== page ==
# Naked Science Forum

## Non Life Sciences => Physics, Astronomy & Cosmology => Topic started by: ulivolga on 07/11/2002 06:17:58

Title: color and light
Post by: ulivolga on 07/11/2002 06:17:58
All object are essentially all colors other than the color they appear to be, since the color you see is the one reflected AWAY from the object whilst all other colors are absorbed by the object. My question is... Does an object have color when there is no light? In other words, are my blue socks still blue when I turn out the light?
Title: Re: color and light
Post by: paulat on 07/11/2002 17:10:39
mmm...very philosophical. Bit like "if a tree falls in a forest and there is no one to hear it fall - does it still make a noise !"

PT
Title: Re: color and light
Post by: george on 07/11/2002 17:18:25
I actually think this is quite a good question.

The point is that the 'colour' of an object is the wavelength of light that it does NOT absorb i.e. the wavelength it reflects. Hence if there is no light, the object cannot have a colour.

Also, if the light that you shine on the object does not contain light of the wavelength that the object reflects, then the object appears black - because light of all other wavelengths are absorbed by the object.

This means that when you are buying paint at the DIY shop, for instance, it might look a totally different colour under their lights than it does in your home, because the 'white' light used to illuminate the store might be composed of a different spectrum than the 'white' light at your home.

I think that's right !

George
Title: Re: color and light
Post by: pat on 07/11/2002 17:20:06
George - how can it still be white light if the wavelength is different !??
Title: Re: color and light
Post by: wr8er on 13/11/2002 17:19:39
I think ulivolga creates a few unnecessary confusions. The first statement is actually not right. To correct it you would say that "objects *absorb or transimt* all colors other then the color they appear to be." By making that change, you get a rather obvious statment. But using the word "are" in that sentence throws of all the logic that follows.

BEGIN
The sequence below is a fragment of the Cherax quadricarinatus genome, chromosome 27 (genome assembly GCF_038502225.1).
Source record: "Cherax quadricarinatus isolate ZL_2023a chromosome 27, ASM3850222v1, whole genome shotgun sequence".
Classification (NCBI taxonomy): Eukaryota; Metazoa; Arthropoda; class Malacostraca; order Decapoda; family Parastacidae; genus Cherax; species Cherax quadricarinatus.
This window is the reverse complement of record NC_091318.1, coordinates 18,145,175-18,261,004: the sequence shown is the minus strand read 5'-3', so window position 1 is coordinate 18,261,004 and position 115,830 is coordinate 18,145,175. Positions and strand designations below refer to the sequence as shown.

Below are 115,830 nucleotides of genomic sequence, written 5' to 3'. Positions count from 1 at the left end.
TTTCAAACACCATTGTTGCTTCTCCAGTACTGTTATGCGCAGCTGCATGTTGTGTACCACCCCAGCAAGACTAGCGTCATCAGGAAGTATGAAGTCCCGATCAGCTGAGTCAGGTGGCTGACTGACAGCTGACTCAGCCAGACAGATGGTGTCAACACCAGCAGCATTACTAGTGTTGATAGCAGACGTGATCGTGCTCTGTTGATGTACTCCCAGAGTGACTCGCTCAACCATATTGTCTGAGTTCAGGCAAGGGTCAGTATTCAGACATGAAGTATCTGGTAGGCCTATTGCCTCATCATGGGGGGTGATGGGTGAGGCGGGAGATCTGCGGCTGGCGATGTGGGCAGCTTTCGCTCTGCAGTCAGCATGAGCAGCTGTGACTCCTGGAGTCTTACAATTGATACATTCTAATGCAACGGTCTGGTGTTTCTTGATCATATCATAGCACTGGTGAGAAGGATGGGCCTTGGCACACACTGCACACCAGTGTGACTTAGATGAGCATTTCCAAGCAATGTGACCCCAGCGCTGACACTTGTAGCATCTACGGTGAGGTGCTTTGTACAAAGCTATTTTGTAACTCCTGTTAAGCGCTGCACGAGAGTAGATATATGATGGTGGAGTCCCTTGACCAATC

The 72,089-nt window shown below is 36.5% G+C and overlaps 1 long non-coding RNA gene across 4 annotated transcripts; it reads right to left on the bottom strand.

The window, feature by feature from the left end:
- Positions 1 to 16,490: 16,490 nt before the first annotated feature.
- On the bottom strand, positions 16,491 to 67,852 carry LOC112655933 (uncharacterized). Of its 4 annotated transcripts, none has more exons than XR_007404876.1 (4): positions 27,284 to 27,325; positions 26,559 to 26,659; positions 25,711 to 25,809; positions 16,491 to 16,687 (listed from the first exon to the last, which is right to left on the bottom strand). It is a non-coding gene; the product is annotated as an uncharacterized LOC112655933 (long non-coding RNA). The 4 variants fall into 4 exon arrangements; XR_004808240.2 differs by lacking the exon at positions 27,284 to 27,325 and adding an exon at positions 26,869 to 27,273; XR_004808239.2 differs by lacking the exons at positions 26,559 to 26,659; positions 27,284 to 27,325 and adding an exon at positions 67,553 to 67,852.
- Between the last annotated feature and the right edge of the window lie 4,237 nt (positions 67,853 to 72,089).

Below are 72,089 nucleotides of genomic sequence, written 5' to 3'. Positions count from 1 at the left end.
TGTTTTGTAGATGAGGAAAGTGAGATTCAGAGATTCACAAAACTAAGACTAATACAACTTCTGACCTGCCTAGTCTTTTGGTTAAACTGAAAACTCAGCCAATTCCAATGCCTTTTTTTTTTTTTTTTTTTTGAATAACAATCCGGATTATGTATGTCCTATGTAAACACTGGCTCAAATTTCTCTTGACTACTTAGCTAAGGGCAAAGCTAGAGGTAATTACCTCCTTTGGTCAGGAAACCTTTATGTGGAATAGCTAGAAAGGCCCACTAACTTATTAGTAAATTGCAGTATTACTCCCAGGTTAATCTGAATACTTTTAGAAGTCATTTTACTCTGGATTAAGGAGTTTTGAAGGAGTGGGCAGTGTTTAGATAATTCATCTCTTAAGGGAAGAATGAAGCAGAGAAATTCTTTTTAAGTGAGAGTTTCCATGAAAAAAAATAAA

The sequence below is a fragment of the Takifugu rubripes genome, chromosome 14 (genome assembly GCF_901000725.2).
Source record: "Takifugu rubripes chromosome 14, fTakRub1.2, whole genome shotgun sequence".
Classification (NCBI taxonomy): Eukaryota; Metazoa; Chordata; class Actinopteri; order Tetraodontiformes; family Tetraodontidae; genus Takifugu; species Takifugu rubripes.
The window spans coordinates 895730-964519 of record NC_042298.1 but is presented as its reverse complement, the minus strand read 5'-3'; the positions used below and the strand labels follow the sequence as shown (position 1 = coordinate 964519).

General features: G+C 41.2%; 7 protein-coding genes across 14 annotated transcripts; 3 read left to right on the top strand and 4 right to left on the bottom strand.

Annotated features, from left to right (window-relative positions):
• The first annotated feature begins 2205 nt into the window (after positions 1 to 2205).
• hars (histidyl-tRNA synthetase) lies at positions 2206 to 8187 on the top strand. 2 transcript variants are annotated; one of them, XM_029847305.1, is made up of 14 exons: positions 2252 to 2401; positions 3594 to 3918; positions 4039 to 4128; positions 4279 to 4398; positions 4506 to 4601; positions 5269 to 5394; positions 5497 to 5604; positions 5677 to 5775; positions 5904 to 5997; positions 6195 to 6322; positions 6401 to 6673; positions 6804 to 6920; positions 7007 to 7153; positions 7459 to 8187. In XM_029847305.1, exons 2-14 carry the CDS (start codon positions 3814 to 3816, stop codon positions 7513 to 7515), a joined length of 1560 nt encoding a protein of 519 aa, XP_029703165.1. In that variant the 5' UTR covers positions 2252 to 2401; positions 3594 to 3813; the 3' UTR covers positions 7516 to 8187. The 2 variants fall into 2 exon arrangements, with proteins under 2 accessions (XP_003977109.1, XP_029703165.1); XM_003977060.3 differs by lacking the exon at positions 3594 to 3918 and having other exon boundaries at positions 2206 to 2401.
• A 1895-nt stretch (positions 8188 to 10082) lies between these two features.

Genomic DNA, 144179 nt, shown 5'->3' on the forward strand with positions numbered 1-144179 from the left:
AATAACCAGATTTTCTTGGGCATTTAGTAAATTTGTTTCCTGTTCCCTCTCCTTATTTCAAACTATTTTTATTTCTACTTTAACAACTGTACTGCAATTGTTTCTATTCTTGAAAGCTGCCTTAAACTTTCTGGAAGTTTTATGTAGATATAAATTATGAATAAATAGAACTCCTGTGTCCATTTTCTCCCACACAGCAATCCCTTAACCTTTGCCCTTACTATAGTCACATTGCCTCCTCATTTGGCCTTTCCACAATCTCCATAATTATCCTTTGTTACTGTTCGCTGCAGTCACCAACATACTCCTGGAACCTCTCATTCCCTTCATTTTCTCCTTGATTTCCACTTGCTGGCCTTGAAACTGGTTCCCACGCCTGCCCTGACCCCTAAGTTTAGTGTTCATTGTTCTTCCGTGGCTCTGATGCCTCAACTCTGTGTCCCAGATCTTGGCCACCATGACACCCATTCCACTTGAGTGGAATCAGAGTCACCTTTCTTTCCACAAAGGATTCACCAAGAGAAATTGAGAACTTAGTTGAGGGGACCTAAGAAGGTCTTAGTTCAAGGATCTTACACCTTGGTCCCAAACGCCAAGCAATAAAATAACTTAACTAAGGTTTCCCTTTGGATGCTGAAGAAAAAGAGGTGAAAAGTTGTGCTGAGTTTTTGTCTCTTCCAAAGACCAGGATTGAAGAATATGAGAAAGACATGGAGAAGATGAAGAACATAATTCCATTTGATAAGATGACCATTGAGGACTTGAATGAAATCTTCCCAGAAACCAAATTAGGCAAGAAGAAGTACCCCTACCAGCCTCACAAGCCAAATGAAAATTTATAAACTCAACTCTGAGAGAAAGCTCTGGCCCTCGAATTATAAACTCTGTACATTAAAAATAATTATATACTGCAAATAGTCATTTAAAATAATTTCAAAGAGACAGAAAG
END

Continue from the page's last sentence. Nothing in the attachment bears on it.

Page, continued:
The color an object *is* is an intrinsic property: the characteristic absorbtion, reflection and transmission of various wavelengths.  The color that an object *appears to be* is an extrinsic property that depends on the kind (or absence of) illumination and you personal color perception. It can also depend on interference phenomena that create the appearance of color in some feathers and butterflies.

While that version accomodates all of George's examples, I reach the opposite conclusion. Blue socks are blue even when you close the drawer. It is your perception that changes.
Title: Re: color and light
Post by: paulat on 13/11/2002 20:11:38
"Blue socks are blue even when you close the drawer. It is your perception that changes."

Nicely put wr8er...

BUT, does the light go out when you close the door in the fridge ?

Are you SURE that the blue sock is still blue when you shut the drawer ? Perhaps the light falling on the sock makes it change so that it is 'blue'. In the dark maybe the material behaves differently so that it isn't really blue anymore !

PT
Title: Re: color and light
Post by: Exodus on 24/04/2003 15:21:40
concerning fridges. The fridge was invented in 1855 by a Scotsman who moved to Australia... he obviously couldnt stand warm beer. The Scots have done pretty well with their inventors, they have Alexander Fleming too who discovered penicillin (even if it was by accident. ;o)

Thats Economics...
Title: Re: color and light
Post by: chris on 24/04/2003 18:10:40
Someone with some physics know how :

The colour of a surface depends upon which lights are reflected and which are absorbed by the material.